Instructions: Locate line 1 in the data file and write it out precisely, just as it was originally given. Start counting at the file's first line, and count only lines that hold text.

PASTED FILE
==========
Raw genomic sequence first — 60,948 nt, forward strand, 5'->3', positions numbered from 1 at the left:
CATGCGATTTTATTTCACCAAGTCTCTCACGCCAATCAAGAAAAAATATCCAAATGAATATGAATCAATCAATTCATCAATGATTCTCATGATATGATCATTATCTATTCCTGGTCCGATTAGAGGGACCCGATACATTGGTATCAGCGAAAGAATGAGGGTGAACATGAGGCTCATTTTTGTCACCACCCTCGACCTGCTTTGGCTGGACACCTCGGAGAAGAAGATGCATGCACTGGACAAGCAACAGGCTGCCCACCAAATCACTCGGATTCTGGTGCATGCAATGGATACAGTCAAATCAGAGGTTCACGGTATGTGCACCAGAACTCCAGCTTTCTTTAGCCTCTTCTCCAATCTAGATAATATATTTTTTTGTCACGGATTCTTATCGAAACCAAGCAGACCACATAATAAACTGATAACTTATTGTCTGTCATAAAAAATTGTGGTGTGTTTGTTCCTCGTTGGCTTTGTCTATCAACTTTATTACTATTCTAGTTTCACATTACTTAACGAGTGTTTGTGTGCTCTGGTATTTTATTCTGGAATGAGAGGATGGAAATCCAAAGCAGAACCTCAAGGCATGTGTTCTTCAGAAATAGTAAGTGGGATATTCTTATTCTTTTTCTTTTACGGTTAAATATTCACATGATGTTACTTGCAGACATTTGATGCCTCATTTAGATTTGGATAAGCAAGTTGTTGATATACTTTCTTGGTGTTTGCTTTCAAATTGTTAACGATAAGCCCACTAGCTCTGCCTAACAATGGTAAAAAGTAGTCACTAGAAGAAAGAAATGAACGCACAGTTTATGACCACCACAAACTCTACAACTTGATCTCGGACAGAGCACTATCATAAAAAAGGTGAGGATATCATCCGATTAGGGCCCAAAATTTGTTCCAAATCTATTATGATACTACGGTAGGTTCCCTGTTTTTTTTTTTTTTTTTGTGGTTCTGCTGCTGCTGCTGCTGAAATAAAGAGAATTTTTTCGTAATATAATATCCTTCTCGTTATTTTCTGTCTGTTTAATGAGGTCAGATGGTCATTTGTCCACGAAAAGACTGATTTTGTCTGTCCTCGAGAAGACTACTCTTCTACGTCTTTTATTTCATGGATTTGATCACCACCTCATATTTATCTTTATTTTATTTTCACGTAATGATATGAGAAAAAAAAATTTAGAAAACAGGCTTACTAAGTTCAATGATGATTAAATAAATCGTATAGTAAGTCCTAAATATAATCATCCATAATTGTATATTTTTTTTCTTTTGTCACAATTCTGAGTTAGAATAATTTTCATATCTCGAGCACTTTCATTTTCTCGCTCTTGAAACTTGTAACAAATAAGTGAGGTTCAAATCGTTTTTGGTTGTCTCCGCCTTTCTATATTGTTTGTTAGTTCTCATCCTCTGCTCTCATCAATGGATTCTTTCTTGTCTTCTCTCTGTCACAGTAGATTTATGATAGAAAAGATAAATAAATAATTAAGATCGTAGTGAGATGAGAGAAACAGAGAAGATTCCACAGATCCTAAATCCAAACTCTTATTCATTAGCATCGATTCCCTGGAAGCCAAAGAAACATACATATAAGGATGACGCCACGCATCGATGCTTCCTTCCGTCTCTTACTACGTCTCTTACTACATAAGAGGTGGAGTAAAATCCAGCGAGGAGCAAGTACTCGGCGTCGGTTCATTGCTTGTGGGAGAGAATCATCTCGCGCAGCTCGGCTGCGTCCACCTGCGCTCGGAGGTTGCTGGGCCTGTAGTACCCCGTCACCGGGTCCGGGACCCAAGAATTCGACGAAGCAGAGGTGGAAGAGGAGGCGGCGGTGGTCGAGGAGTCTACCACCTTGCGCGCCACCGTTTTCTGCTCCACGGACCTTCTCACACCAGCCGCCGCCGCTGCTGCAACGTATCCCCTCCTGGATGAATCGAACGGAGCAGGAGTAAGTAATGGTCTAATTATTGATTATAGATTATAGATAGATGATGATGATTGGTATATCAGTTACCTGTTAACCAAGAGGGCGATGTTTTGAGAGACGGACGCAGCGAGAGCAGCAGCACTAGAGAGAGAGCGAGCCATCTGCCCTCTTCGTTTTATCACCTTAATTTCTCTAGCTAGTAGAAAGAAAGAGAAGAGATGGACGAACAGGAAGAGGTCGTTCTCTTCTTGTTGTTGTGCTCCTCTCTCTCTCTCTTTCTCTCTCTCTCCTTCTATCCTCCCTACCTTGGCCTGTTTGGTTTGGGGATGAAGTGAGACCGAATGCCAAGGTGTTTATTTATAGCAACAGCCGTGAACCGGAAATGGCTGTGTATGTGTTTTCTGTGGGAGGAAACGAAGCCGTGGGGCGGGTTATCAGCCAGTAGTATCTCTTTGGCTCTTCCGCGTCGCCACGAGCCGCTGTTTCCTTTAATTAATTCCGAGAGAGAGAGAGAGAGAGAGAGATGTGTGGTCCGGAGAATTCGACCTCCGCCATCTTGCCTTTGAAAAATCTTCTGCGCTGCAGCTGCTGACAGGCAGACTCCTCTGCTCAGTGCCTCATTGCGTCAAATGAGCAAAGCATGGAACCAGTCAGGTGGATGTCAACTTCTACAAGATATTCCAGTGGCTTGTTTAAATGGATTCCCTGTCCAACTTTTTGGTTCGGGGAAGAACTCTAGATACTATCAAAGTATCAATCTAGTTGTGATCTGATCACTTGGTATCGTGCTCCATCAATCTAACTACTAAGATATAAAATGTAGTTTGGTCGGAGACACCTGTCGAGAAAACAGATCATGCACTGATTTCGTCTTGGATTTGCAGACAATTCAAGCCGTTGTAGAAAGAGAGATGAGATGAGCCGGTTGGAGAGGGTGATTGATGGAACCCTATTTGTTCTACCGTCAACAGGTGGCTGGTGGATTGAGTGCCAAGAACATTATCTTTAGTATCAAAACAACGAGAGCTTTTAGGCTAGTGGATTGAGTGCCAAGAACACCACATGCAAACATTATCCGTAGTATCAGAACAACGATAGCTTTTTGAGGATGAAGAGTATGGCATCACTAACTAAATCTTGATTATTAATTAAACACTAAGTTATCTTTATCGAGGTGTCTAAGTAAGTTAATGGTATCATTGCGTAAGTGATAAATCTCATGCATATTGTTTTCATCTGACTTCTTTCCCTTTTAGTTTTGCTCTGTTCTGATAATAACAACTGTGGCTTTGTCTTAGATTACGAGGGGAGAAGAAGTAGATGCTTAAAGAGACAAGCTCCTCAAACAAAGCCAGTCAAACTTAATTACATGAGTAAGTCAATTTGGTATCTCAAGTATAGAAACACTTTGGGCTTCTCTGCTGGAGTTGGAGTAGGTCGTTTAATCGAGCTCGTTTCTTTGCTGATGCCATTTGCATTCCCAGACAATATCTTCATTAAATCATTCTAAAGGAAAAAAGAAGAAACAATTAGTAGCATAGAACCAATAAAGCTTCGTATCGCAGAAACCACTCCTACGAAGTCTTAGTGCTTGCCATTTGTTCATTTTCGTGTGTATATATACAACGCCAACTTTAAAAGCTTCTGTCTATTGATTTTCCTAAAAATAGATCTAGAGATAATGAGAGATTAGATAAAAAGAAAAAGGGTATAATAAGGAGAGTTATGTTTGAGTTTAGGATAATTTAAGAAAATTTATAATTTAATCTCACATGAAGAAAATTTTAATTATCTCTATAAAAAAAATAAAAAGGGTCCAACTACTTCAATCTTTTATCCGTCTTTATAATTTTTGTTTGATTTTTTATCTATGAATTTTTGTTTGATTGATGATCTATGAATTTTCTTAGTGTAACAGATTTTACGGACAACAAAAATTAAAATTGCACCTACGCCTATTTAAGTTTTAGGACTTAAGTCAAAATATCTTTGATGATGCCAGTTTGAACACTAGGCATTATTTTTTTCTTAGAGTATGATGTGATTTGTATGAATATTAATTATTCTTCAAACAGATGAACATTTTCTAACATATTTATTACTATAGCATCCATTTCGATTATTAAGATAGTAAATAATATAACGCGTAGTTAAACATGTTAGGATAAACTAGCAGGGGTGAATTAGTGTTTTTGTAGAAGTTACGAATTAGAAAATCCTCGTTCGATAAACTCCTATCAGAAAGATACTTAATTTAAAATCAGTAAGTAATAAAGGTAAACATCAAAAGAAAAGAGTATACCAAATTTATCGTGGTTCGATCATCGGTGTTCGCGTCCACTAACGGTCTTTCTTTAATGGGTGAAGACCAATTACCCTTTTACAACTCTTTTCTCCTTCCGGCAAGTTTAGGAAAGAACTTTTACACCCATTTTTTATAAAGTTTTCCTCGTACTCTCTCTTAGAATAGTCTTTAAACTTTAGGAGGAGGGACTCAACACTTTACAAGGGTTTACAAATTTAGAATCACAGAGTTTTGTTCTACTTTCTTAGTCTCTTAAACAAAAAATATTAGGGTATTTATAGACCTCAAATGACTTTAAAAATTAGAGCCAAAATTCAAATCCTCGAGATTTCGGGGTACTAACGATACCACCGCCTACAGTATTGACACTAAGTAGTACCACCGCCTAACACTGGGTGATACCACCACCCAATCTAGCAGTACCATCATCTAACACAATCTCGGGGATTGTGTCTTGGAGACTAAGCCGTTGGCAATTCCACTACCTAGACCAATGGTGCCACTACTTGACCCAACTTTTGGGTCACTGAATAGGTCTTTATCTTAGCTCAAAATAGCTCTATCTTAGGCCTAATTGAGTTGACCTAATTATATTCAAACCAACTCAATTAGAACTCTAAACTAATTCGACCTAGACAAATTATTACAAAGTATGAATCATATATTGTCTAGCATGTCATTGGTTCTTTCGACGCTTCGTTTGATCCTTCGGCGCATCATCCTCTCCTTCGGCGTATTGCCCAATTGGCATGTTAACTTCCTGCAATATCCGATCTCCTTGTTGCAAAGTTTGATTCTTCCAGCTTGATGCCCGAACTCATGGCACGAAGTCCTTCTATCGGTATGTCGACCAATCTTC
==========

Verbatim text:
Raw genomic sequence first — 60,948 nt, forward strand, 5'->3', positions numbered from 1 at the left: